The attempts by a Zionist organization to persuade Iranian Jews to leave the country and receive $10,000 in return have failed.When did anyone make any threats? Sounds more like the Iranian Jewish "leaders" are saying what they think the Iranian mullahs want to hear.
The organizers of the project in Israel and the United States have voiced their disappointment after they were given the cold shoulder.
According to a report by the International Fellowship of Christians and Jews (IFCJ), of some 25,000 Jews living in Iran, only 125 accepted the money during the course of the one-year project.
Iran's Jewish community leaders denounced the IFCJ attempts in a statement saying “Iranian Jews will not abandon their identity for any amount of money.”
“We love our Iranian identity and culture, so threats and enticements would not persuade Iranian Jews to give up their identity,” the statement added.
Forty Iranian Jews secretly flew to Israel yesterday, completing a yearlong covert operation to start a new life in the country that Iran's leader vows to "wipe off the map."And today:
The modern-day Exodus was the largest influx of Iranian Jews to Israel since Ayatollah Khomeini established his hard-line Islamic Republic in Tehran in 1979.
The smuggled immigrants were greeted by relatives who screamed with joy and tossed candy as they were reunited at Ben Gurion International Airport outside Tel Aviv.
"I feel so good," said a 16-year-old who gave his name as Yosef.
He arrived with his brother, sister and parents and was greeted by grandparents he hadn't seen in six years.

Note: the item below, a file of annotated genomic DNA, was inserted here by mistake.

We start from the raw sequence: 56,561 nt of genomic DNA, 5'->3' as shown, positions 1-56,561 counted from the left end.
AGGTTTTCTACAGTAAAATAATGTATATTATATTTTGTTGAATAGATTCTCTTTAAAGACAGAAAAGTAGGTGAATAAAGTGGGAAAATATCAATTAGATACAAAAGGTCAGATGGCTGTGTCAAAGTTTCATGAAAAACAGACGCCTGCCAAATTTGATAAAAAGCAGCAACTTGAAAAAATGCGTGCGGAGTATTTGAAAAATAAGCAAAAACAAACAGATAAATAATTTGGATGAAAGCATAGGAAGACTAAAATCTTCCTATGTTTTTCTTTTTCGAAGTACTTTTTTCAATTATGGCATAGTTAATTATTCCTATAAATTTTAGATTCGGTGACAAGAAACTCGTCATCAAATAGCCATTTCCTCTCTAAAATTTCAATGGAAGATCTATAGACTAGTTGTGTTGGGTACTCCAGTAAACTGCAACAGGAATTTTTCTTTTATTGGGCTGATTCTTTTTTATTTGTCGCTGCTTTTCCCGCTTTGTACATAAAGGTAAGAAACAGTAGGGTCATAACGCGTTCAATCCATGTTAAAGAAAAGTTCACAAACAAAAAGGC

"I just saw all of my family. You can't put that into words," he said.
Being reunited with relatives was only one reason for their secret escape, the immigrants said.
"I was scared in Iran as a Jew," Yosef's brother Michael, 15, said.
Like others, they declined to give their family name to protect relatives still in Iran. The new arrivals - 10 families and three individuals who traveled by themselves - said they had to abandon all their possessions when they fled.
Some of the immigrants disputed claims that they suffered from rising anti-Semitism under Iranian President Mahmoud Ahmadinejad.
"I'm in heaven," said Avraham Dayan, 63, who hadn't seen his son in the 11 years since he made his own secret escape from Iran.
He recalled how he was jailed in Iran in 1993.
"I didn't know that the authorities were listening to my phone, and they came to arrest me," he told The Jerusalem Post.
"They said I was a friend of [Israeli Prime Minister Menachem] Begin, that I was a Zionist, and they threw me in jail."
"I bribed my way out of jail, bribed my way to an Iranian passport and left Iran," he said. He added his son also obtained a new passport by bribes.
Representatives of the Jewish Community in Iran said Wednesday that Iranian Jews have never taken steps to emigrate because of the good living standards enjoyed by religious minorities in Iran and their common cultural roots.Let's assume that Iran is extraordinarily benevolent towards its Jews and that the Iranian Jews are beloved by all Iranians (as Iran's Press TV illustrated its article on the topic.)